Despite having a dense coat of hair, Sheltie grooming is much easier than expected as long as the dog is brushed regularly. The coat should be misted with water before undoing any matted fur, using a comb sparingly. Bathing and shampooing should also be undertaken when absolutely necessary. Twice a year the coat sheds with the changing seasons.

Breed's Talents and Facts

Training
Very easy to train
Hunting Companion
No
Jolly for Jogging
Yes
Sighting Capabilities
No
Ideal for Tracking
Yes
Retrieving Skills
No
Pointing Breed
No
Herding Skills
Yes
Dutiful Watchdog
Yes
Security Guard Capable
Yes
Police Performer
No
Wet Water rescues
No
Assist Disable Owners
No
Dog Sledding
No
Able to Perform Dog Carting
No
Agile/Zippy
Yes
Fun with Lure Coursing
No
Obedient
Yes
Possible Schutzhund Work
No
Trainable for Tricks
Yes
  • Shetland Sheepdogs are beautiful dogs that can make wonderful pets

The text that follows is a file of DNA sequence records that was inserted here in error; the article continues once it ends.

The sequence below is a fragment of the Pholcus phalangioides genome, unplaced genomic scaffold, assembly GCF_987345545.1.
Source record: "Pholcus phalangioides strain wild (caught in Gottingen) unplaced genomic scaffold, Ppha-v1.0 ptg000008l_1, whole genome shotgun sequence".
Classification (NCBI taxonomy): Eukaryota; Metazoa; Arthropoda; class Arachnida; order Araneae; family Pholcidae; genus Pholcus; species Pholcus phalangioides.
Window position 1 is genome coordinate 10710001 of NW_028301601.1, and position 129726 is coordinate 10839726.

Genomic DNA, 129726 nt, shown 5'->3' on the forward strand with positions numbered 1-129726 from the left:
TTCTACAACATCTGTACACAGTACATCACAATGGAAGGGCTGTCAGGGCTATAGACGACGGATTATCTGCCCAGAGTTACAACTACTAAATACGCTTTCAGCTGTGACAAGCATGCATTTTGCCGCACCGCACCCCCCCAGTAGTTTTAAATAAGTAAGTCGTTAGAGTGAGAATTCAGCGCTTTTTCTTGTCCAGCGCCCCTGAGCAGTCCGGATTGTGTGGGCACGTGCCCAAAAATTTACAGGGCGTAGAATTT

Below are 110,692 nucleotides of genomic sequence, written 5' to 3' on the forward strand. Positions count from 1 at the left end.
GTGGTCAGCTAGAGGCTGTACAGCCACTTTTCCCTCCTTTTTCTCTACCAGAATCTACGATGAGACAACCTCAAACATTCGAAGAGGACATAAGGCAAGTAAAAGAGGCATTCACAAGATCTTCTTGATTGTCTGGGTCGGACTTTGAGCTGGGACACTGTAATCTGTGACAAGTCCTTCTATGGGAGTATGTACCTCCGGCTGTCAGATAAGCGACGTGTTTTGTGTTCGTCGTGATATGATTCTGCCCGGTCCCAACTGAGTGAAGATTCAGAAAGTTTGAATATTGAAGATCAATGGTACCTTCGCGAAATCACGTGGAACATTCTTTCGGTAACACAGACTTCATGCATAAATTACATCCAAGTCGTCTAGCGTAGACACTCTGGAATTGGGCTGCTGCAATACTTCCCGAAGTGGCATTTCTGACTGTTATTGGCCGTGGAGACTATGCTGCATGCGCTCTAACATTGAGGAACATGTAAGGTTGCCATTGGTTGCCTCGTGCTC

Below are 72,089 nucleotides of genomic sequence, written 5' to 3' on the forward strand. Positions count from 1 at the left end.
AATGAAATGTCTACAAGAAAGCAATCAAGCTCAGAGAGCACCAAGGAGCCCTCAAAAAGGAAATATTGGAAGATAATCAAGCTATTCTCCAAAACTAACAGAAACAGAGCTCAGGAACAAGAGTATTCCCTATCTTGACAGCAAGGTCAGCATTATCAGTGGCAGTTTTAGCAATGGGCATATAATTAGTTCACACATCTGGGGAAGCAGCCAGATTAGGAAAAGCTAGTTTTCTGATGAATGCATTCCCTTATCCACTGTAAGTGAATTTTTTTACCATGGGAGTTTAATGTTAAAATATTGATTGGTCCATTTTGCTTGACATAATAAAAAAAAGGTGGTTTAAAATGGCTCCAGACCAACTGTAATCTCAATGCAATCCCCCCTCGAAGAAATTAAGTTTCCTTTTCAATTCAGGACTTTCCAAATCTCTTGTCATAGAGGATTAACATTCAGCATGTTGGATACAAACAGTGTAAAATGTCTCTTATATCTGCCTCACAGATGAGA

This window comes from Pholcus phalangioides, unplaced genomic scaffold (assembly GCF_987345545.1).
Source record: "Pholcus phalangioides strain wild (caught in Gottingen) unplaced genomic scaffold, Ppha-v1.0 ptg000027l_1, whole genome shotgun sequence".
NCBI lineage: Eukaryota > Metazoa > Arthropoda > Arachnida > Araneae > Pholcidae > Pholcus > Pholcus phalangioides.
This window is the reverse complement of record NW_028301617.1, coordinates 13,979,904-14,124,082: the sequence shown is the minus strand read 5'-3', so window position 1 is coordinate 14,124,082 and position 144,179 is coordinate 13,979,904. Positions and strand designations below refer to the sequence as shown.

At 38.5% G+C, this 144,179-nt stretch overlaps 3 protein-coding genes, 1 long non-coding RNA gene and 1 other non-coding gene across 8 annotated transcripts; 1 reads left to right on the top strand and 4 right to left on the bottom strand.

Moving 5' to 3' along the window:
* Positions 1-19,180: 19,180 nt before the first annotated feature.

• Here's a look to see if one of these dogs is right for you
  • Shetland Sheepdogs typically live for 12-15 years
  • These small-sized dogs are also known as the Sheltie and are intelligent, energetic, and sociable
  • The Sheltie need regular grooming and sheds
  • This dog breed is relatively healthy for a purebred dog breed

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Common Health Conditions in Shetland Sheepdogs

Among purebred dogs, Shetland Sheepdogs are considered healthy, but they do have a tendency for certain diseases including hip and joint problems, some types of hypothyroidism, inherited bleeding disorder, and eye problems.

Shetland Sheepdog Pet Insurance

When adding a dog or cat to your family you want to make sure your pet is happy, healthy and protected. During its lifetime your pet is exposed to many illnesses and diseases and some breeds are affected by a congenital disease which is a condition existing at birth. At these moments when your pet is ill or maybe needs surgery, you want to be protected for the unexpected and high veterinarian costs.